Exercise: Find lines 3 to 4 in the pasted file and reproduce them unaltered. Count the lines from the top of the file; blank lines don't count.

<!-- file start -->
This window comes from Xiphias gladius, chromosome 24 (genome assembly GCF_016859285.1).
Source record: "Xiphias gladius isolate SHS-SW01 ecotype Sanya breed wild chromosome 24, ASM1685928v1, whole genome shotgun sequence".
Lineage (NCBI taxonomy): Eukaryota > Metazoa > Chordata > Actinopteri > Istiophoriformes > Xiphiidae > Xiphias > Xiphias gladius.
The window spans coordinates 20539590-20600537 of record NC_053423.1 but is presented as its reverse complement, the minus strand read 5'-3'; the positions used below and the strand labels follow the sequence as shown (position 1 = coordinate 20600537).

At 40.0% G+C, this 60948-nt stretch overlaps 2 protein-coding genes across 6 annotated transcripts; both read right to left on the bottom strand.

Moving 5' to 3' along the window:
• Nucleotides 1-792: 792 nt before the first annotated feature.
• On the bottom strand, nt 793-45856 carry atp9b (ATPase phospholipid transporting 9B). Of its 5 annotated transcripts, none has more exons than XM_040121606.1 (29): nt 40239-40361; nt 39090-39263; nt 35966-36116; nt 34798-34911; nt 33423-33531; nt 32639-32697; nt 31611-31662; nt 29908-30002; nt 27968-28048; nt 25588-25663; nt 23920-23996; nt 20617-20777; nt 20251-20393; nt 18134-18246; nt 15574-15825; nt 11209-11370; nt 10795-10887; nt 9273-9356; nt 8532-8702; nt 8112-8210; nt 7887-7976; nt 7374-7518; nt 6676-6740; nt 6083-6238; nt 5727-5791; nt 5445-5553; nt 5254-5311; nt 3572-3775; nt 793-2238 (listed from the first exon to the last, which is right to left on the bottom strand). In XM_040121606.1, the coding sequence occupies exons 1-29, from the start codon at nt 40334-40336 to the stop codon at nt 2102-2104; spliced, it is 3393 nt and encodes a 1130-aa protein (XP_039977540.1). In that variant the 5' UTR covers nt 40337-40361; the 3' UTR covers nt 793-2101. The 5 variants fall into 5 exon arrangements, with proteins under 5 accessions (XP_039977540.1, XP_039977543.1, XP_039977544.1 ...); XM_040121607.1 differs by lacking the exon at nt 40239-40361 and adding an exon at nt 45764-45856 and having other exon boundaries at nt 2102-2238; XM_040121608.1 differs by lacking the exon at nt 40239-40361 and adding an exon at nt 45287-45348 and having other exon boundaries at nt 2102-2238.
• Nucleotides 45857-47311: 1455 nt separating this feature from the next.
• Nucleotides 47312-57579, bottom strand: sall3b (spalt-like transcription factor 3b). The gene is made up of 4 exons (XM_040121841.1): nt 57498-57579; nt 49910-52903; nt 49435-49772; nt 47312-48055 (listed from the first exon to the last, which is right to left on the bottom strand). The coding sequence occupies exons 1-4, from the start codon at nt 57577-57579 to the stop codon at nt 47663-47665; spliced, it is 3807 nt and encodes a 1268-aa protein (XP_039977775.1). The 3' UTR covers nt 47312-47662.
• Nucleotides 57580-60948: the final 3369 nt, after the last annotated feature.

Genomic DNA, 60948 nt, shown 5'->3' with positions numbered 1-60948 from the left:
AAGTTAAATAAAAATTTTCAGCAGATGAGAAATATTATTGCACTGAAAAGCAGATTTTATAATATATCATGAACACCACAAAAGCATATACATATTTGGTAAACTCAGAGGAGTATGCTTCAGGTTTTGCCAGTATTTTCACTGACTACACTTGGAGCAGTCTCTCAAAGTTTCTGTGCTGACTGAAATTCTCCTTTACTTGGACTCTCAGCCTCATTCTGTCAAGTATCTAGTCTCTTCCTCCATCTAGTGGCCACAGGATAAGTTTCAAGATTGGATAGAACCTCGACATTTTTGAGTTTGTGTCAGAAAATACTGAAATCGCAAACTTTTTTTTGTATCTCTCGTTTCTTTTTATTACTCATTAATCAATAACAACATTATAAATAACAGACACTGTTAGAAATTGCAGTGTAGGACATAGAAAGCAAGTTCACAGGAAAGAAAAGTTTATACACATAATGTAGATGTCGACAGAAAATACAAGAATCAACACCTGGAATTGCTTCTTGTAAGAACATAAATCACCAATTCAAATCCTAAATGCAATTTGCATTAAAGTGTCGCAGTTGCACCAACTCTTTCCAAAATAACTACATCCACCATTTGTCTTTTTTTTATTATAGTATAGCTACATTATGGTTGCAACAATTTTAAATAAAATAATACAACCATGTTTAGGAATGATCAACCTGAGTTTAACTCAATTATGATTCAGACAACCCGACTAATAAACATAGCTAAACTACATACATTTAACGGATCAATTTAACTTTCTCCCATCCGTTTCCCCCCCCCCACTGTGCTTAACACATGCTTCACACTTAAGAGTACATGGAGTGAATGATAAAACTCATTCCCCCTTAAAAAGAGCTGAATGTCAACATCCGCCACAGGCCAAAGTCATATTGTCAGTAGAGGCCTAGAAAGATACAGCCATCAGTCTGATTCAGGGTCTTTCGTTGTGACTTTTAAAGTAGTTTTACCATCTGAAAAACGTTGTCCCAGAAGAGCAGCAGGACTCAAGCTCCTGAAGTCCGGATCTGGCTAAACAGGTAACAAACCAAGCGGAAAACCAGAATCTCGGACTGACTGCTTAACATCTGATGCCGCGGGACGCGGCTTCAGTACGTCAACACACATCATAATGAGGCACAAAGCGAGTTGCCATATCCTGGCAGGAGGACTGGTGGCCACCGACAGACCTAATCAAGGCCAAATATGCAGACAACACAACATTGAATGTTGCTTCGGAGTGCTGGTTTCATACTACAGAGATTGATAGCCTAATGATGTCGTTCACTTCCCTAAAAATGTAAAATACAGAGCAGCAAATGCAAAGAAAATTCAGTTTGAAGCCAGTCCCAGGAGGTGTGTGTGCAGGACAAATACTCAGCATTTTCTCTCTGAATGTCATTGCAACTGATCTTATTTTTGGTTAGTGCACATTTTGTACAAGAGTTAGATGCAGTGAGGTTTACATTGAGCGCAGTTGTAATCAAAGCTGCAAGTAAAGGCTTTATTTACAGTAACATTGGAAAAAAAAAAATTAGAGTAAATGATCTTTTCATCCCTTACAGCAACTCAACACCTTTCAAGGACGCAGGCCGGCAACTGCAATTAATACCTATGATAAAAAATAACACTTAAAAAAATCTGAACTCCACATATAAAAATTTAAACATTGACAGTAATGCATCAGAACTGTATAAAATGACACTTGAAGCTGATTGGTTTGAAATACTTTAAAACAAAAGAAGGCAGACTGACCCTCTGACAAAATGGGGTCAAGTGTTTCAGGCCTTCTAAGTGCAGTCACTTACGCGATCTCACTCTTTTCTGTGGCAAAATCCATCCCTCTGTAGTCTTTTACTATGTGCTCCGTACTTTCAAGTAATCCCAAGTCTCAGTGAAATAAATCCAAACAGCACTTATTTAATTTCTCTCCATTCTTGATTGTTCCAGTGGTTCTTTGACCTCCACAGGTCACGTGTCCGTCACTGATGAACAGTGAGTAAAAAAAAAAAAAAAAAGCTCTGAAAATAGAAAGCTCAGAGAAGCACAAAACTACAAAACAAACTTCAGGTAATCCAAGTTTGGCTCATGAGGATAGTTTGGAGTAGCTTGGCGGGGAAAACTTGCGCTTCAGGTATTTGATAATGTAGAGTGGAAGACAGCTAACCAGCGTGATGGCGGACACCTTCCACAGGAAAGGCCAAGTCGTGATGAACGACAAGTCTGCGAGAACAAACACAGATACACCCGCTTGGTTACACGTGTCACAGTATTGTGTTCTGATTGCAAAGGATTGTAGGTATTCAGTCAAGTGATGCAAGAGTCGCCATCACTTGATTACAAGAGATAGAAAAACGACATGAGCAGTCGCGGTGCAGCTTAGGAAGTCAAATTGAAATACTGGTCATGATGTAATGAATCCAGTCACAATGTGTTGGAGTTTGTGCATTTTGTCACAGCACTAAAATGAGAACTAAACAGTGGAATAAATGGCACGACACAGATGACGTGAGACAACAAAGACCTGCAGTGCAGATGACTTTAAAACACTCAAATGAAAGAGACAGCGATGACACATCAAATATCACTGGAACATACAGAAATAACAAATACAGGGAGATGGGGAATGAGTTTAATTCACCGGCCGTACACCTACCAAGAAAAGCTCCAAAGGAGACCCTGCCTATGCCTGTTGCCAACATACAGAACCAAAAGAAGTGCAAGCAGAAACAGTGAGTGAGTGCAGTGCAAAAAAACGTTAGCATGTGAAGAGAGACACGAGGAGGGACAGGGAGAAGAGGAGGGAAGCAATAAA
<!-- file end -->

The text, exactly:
Lineage (NCBI taxonomy): Eukaryota > Metazoa > Chordata > Actinopteri > Istiophoriformes > Xiphiidae > Xiphias > Xiphias gladius.
The window spans coordinates 20539590-20600537 of record NC_053423.1 but is presented as its reverse complement, the minus strand read 5'-3'; the positions used below and the strand labels follow the sequence as shown (position 1 = coordinate 20600537).